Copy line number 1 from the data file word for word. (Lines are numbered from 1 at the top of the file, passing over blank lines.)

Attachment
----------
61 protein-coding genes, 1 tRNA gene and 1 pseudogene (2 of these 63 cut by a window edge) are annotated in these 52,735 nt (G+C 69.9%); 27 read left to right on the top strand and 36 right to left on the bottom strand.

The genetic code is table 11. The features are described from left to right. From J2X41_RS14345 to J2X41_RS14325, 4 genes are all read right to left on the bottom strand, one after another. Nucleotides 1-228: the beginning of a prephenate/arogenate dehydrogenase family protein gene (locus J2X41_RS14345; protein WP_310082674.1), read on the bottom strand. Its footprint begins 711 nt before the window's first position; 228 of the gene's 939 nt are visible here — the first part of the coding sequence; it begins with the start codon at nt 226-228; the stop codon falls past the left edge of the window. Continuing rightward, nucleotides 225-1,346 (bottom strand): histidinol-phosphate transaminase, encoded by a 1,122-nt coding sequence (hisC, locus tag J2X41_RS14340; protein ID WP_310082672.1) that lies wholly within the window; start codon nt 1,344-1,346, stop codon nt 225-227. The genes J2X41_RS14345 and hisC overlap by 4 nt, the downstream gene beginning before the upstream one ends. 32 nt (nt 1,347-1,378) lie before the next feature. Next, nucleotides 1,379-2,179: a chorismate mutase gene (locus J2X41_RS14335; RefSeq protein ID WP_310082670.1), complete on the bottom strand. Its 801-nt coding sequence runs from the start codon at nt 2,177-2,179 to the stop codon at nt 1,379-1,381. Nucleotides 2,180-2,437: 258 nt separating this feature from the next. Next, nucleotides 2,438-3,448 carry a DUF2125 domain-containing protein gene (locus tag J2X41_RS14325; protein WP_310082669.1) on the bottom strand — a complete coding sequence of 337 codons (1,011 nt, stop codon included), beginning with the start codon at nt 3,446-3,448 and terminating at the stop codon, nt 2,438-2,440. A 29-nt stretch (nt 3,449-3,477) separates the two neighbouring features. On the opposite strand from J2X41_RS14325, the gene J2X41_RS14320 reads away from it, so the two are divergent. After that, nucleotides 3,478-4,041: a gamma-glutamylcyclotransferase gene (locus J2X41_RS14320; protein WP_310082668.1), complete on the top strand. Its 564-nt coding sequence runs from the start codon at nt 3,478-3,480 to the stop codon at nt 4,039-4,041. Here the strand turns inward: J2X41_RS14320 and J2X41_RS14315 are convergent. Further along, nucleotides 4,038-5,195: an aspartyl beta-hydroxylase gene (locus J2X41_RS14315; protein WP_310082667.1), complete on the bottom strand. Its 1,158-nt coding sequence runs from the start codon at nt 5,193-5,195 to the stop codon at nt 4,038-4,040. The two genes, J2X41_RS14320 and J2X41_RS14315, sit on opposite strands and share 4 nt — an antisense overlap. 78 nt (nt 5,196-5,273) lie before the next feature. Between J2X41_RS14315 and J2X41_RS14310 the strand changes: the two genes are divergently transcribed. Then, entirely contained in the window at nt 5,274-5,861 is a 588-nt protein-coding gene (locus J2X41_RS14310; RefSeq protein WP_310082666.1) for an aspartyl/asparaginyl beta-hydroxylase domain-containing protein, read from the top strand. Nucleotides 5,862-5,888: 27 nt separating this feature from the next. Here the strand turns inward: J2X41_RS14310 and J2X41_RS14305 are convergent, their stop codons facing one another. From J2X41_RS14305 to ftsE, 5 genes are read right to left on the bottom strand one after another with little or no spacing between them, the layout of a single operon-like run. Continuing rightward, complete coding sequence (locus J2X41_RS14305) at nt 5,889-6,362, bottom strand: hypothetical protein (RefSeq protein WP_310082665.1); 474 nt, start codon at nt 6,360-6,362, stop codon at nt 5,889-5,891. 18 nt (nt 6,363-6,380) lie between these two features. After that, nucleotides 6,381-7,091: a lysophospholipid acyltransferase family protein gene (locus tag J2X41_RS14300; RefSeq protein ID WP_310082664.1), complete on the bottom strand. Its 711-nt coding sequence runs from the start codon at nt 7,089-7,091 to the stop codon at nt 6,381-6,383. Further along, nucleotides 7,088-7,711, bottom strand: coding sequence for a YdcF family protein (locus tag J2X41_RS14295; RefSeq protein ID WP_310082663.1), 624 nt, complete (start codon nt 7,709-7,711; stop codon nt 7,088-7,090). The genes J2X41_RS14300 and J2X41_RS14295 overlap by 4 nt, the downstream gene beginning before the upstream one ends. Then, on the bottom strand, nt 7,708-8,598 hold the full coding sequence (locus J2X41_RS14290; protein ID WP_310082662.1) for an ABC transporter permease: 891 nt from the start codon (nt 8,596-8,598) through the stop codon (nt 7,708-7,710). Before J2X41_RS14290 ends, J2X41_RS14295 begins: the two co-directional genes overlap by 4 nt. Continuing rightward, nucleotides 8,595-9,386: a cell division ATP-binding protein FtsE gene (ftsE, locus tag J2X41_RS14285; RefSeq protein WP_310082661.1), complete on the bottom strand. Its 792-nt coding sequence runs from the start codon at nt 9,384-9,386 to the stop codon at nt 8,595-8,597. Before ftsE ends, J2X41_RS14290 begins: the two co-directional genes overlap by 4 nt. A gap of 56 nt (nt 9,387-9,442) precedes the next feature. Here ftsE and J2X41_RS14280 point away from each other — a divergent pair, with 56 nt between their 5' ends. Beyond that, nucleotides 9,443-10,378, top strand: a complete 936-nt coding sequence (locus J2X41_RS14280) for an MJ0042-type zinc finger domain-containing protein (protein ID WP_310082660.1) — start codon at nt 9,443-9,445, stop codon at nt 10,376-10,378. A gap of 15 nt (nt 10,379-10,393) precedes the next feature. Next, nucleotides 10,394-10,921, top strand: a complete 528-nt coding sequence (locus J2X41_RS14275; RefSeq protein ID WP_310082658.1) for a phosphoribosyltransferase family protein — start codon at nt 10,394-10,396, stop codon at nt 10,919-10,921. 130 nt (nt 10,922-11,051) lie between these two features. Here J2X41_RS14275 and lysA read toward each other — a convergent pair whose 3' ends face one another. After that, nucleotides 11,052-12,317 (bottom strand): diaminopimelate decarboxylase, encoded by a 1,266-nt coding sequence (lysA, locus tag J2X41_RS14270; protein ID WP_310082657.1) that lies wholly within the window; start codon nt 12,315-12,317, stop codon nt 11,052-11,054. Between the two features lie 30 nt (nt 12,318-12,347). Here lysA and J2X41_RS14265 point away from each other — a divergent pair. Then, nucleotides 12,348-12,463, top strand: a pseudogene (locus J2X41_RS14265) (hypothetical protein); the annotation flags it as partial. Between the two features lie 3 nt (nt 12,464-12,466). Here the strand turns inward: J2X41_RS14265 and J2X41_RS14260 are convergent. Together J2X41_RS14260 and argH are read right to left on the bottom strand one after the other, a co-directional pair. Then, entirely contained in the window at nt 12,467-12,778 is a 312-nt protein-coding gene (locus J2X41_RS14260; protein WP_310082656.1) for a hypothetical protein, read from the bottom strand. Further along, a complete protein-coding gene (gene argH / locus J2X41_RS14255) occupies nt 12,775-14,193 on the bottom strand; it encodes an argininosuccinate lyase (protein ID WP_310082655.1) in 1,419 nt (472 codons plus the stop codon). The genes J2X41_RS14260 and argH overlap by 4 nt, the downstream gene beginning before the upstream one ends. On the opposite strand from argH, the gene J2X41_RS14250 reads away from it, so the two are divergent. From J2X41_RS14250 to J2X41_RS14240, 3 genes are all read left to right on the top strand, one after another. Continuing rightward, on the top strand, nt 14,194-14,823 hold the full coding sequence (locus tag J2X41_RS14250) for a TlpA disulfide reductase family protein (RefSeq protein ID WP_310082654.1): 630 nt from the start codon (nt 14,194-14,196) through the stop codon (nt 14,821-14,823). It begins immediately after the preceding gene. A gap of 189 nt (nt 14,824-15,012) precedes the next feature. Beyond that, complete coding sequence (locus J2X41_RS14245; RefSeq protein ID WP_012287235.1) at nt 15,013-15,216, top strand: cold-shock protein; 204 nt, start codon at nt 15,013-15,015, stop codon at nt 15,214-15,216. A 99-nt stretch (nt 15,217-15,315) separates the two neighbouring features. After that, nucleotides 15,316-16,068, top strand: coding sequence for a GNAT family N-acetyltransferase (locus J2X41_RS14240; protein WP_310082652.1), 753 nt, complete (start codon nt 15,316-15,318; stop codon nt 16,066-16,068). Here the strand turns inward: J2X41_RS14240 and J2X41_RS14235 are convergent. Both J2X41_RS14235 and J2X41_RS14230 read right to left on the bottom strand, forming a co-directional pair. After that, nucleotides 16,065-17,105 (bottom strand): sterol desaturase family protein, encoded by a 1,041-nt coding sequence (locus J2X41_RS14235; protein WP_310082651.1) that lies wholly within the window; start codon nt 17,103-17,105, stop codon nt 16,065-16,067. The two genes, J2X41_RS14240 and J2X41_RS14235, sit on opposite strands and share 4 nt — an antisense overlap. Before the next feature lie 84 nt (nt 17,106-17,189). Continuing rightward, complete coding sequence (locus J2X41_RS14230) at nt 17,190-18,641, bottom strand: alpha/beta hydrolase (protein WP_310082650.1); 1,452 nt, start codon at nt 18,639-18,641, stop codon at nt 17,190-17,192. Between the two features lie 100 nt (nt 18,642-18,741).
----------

61 protein-coding genes, 1 tRNA gene and 1 pseudogene (2 of these 63 cut by a window edge) are annotated in these 52,735 nt (G+C 69.9%); 27 read left to right on the top strand and 36 right to left on the bottom strand.